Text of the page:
Three buildings in the south-west are at increased risk of fire due to suspect cladding.
A statewide audit by the Victorian Building Authority (VBA) has found three privately owned buildings - one in Warrnambool, one in Corangamite and one in Colac Otway shire - were built with the combustible cladding.
The audit was launched in December 2017 following several fires in Melbourne and around the world, including the June 2017 Grenfell Tower tragedy in London which claimed the lives of 72 people.
More than 2200 privately-owned buildings have been inspected and 1069 with cladding were referred to independent expert panels.
The audit is targeting apartment buildings and short term accommodation such as hotels, motels and student accommodation that are three storeys or higher; and public buildings such as private hospitals and schools and aged care facilities that are two storeys or higher.
Two types of cladding - aluminium composite panels (ACP) and expanded polystyrene (EPS) - that are known to easily combust and allow fire to quickly spread between floors have been used on many Victorian buildings, putting residents at risk.
The state government established a Victorian Cladding Taskforce in 2017, and earlier this week announced Cladding Safety Victoria, a new body within the VBA to provide support and funding to apartment owners to remove cladding on their buildings.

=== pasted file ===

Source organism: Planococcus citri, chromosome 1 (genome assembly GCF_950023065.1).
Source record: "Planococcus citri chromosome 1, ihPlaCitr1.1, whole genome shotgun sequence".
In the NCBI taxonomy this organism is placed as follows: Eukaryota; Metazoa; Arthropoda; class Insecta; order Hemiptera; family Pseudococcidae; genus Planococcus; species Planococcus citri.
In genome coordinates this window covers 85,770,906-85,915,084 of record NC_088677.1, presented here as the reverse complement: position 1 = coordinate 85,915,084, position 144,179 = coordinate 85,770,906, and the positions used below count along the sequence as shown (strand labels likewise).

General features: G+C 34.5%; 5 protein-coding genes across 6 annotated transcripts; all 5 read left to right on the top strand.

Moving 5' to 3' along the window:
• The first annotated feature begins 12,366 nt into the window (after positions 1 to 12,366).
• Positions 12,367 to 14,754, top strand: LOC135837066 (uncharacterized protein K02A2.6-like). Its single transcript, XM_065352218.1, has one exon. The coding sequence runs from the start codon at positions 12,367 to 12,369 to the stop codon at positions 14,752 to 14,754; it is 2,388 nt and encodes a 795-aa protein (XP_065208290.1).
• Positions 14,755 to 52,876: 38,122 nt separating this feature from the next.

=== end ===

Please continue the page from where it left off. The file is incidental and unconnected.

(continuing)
VBA chief executive Sue Eddy said the establishment of the new body by the state government provided a clear plan for the advancement of rectification works across the state.
"This announcement enables thousands of Victorians to commence the cladding rectification process, making their buildings and homes safe and compliant," Ms Eddy said. Inspection of a further 500 sites will take place over the next 12 months.
Premier Daniel Andrews said the world-first program would fix the buildings most at risk.
The state government is also seeking federal government funding.
"Combustible cladding is a national problem and we want the federal government to be part of the solution here in Victoria," Mr Andrews said.
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